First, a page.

Girls in the Middle East like dressing up their virtual Stardolls

Stockholm -based Stardoll emerged from a simple Geocities page in the early part of the century, to “Paperdoll Heaven” in 2004. As Stardoll it took $4 million in Series A funding from Index Ventures in February 2006, and $6 million in a B Series round lead by none other than Sequoiain June the same year. Now it’s about to enter the Middle East after seeing growing traffic there.

It’s signed a partnership with Maktoob (an internet services company in the Middle East similar to TOM in China). Somewhere along the line Stardoll, which is essentially aimed at young girls (teens and “tweens”) dressing up dolls online, started to appeal girls in the Middle East. This is a region better known for women who wear the all-encompassing “hijab”. Clearly they are enjoying expressing themselves in a virtual manner, given that their real-world options are – broadly speaking – somewhat more limited than women in the West.

Maktoob is launching an all-new Arabic-language version of Stardoll today at the Dubai World Game Expo, available at The site is also available in Algeria, Bahrain, Egypt, Jordan, Kuwait, Libya, Morocco, Oman, Qatar, Saudi Arabia, Sudan, Syria and United Arab Emirates.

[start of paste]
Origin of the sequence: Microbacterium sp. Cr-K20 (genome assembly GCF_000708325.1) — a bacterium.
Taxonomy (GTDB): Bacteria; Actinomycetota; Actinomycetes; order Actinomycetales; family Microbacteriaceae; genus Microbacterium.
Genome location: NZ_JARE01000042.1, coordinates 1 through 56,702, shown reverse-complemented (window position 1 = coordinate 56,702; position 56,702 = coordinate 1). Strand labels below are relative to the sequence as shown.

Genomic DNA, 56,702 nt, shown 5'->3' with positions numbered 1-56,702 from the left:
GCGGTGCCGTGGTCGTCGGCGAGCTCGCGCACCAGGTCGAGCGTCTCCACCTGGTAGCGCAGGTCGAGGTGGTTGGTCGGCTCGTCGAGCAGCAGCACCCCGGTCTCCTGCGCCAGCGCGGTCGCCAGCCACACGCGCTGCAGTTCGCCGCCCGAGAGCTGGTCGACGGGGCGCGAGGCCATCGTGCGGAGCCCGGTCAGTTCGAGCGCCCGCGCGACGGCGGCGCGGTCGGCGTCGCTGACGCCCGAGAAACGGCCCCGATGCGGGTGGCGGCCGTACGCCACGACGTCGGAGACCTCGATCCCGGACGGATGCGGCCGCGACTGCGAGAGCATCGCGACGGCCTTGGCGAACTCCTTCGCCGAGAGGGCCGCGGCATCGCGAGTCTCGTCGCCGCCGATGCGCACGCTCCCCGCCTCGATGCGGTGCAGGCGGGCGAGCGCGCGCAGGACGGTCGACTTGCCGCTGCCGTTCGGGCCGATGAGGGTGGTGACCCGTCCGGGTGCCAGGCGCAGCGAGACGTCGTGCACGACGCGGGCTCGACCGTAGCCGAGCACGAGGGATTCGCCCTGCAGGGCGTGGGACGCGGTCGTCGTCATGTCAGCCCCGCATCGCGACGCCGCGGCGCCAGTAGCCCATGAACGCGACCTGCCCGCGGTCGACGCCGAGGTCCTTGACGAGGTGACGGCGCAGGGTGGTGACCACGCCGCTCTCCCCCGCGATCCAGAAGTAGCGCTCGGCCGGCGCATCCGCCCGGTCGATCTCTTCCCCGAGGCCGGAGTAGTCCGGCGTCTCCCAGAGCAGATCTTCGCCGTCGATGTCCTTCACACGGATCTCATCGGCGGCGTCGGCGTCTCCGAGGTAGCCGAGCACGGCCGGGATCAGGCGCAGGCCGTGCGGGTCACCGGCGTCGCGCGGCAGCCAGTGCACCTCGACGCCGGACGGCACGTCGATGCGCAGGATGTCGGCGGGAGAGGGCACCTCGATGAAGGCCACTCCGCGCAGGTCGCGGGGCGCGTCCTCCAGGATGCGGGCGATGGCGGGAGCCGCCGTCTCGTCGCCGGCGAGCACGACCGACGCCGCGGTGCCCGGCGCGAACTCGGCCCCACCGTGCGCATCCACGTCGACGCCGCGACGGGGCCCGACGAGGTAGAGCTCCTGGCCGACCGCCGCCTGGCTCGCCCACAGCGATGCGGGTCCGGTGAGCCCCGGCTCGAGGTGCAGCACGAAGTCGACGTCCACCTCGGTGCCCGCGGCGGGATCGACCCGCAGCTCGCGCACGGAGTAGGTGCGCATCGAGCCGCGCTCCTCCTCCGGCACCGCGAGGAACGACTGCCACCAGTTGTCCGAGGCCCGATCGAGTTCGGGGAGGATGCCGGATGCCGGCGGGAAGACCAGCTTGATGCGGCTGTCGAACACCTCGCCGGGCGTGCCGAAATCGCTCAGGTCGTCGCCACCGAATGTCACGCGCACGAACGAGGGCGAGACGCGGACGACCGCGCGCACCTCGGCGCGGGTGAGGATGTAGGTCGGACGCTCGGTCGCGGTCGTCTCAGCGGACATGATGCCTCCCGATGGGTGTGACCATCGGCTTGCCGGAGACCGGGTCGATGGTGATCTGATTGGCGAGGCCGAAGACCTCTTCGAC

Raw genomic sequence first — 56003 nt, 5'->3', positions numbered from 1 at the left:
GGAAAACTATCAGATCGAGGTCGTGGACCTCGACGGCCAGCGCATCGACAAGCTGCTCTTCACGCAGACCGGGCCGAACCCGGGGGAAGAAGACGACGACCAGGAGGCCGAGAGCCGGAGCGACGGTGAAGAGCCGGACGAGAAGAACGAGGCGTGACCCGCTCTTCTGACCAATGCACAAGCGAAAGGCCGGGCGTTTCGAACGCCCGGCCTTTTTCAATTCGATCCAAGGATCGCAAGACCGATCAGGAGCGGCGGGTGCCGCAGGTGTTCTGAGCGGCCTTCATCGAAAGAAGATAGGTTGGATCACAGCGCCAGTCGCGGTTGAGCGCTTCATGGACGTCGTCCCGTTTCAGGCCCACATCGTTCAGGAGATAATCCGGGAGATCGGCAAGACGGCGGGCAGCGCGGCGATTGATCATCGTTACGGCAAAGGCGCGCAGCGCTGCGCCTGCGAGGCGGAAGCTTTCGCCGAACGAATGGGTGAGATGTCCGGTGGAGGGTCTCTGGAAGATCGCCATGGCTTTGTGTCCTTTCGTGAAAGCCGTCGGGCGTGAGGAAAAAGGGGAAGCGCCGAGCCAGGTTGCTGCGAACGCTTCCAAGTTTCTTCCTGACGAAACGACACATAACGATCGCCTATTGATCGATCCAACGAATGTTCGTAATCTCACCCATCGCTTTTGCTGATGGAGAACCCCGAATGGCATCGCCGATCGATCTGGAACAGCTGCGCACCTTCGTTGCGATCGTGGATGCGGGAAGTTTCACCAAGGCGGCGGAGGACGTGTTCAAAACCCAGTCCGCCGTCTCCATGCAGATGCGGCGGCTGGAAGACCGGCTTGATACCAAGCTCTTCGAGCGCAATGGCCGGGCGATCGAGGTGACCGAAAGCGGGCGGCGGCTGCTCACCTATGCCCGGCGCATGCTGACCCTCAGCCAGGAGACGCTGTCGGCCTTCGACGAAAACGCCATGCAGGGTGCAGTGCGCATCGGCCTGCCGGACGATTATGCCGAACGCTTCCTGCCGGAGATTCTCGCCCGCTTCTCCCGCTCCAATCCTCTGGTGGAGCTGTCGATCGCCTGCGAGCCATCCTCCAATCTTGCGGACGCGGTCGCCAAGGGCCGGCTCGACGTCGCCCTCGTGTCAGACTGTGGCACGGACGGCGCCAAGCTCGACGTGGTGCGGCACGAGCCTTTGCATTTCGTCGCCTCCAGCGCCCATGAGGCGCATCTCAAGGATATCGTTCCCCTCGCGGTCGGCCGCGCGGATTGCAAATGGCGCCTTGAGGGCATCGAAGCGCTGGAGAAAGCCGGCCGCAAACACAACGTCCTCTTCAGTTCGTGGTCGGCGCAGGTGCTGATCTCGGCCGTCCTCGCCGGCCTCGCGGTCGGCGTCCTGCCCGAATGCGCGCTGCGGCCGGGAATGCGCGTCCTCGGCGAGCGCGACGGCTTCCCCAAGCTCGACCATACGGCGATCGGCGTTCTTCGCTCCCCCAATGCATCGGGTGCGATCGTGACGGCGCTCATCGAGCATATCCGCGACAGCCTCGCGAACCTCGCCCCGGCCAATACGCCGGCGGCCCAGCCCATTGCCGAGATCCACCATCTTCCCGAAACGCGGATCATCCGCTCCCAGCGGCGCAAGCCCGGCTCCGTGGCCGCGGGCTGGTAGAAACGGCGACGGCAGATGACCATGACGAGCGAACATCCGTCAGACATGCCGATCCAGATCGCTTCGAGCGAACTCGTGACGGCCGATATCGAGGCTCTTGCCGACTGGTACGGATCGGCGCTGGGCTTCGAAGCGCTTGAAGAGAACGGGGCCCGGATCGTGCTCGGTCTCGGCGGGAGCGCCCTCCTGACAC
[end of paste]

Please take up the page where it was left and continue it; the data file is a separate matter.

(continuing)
Stardoll has about 20 million users worldwide an claims to have 8 million unique visitors every month – 94% of whom are teen and tween girls. Most users are girls between the age of 10 to 17 and online safety is a huge consideration. Stardoll adds a layer of anonymity to all accounts. Users can never reveal personal information such as their real name or city of origin on their pages. Joining the site for the first time, you start with 25 “star dollars” that can be used to buy accessories for each virtual doll. Accessories range from 1 – 35 star dollars with users able to buy additional star dollars at a rate set by the site.

And Stardoll appears to be going OK in the West too. Earlier this month Elle magazine struck a media partnership with Stardoll launch an e-magazine targeting style-conscious young women. Stardoll Magazine, which will offer personal style tips, exclusive videos and live chats with “notable fashion designers”.